Tissue blood flow in control and cold-adapted hyperthyroid rats

N. J. Rothwell, M. J. Stock

Research output: Contribution to journalArticlepeer-review


Chronic injections (once daily for 10-14 days) of triiodothyronine (T3) stimulated oxygen consumption by 50 and 15% in anaesthetized, control (24 °C), and cold-adapted (5 °C) rats, respectively, compared with euthyroid controls. Tissue blood flow, determined from the distribution of radioactive microspheres, was unaffected by T3 treatment in skeletal muscle, scrotum, brain, bone, skin, diaphragm, and brown adipose tissue (BAT) of rats housed at 24 °C, but was decreased in spleen (53% of control) and significantly increased in three white adipose tissue depots (average 267% increase) and liver (56%). Blood flow to epididymal fat and leg muscle of cold-adapted rats was increased by T3 treatment (100 and 138% increases, respectively), but other tissues were unaffected. Blood oxygen extraction and oxygen consumption in vivo by interscapular BAT was increased in hyperthyroid rats compared with euthyroid controls, but was reduced by T3 treatment in cold-adapted animals. These data show that BAT makes only a minor contribution (7%) to thyroid thermogenesis, but suggest that kidney, liver, gut, and particularly white adipose tissue may be involved.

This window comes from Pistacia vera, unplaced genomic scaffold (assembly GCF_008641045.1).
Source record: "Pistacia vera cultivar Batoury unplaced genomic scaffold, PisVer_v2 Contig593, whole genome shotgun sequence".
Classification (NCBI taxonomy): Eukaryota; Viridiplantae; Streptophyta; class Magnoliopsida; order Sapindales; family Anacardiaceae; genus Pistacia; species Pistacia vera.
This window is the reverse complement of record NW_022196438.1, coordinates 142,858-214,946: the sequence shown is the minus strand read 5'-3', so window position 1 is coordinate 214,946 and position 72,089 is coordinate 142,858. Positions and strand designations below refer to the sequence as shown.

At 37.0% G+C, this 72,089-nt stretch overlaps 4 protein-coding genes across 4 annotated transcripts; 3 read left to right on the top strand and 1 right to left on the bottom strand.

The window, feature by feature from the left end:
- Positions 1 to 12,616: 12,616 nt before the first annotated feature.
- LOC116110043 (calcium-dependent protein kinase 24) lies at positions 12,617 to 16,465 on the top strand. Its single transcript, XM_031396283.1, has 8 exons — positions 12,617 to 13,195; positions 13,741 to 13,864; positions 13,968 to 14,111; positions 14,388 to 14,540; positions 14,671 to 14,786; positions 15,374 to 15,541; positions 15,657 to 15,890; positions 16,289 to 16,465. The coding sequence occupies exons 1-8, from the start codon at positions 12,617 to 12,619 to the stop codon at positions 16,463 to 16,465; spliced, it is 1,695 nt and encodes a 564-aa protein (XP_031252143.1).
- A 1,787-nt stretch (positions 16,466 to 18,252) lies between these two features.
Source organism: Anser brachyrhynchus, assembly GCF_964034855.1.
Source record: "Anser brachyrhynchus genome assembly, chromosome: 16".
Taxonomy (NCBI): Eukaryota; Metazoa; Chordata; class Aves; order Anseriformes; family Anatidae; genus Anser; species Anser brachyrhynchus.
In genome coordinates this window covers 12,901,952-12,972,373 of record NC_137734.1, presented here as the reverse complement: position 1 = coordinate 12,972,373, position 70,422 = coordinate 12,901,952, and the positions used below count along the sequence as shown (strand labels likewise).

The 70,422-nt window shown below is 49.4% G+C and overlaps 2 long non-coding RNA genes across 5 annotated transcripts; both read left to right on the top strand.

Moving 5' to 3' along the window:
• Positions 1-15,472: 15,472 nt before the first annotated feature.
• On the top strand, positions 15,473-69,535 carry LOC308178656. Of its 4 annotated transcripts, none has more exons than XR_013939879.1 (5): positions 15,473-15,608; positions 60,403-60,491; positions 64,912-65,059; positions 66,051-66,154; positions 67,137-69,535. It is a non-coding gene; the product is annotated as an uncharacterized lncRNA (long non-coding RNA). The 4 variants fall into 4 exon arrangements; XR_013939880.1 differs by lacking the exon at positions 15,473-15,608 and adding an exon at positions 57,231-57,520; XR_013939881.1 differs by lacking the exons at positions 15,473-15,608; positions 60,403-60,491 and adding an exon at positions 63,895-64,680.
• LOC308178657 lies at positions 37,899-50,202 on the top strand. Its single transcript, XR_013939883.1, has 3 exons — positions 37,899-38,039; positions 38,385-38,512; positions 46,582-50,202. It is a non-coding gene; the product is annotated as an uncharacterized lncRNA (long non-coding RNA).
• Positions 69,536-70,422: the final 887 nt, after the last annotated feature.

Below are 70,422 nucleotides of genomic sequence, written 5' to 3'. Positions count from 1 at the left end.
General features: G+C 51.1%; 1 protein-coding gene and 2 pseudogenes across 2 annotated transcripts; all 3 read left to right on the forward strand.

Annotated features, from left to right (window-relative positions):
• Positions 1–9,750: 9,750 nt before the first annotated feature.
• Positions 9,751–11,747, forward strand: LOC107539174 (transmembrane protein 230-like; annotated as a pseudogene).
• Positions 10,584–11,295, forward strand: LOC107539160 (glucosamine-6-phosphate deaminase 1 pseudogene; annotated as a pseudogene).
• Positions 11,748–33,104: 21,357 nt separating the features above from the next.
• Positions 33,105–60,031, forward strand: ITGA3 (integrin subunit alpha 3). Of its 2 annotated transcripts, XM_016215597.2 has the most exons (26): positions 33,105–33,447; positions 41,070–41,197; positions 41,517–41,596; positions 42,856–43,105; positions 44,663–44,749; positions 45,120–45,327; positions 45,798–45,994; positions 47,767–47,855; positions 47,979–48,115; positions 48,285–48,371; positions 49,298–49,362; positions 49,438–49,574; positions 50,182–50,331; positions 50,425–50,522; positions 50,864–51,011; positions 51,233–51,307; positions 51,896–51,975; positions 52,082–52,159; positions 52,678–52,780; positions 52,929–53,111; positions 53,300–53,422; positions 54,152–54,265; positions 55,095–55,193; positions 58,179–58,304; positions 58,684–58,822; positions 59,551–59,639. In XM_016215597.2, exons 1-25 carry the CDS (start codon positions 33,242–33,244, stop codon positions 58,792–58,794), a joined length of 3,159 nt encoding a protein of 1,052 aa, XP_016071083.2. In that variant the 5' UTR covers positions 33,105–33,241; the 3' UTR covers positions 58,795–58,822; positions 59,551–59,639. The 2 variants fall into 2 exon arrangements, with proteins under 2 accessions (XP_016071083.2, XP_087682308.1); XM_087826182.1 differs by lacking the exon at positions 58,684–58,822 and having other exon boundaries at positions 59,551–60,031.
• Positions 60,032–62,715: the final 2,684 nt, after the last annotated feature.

Original languageEnglish
Pages (from-to)928-933
Number of pages5
JournalCanadian Journal of Physiology and Pharmacology
Issue number8
Publication statusPublished - 1984


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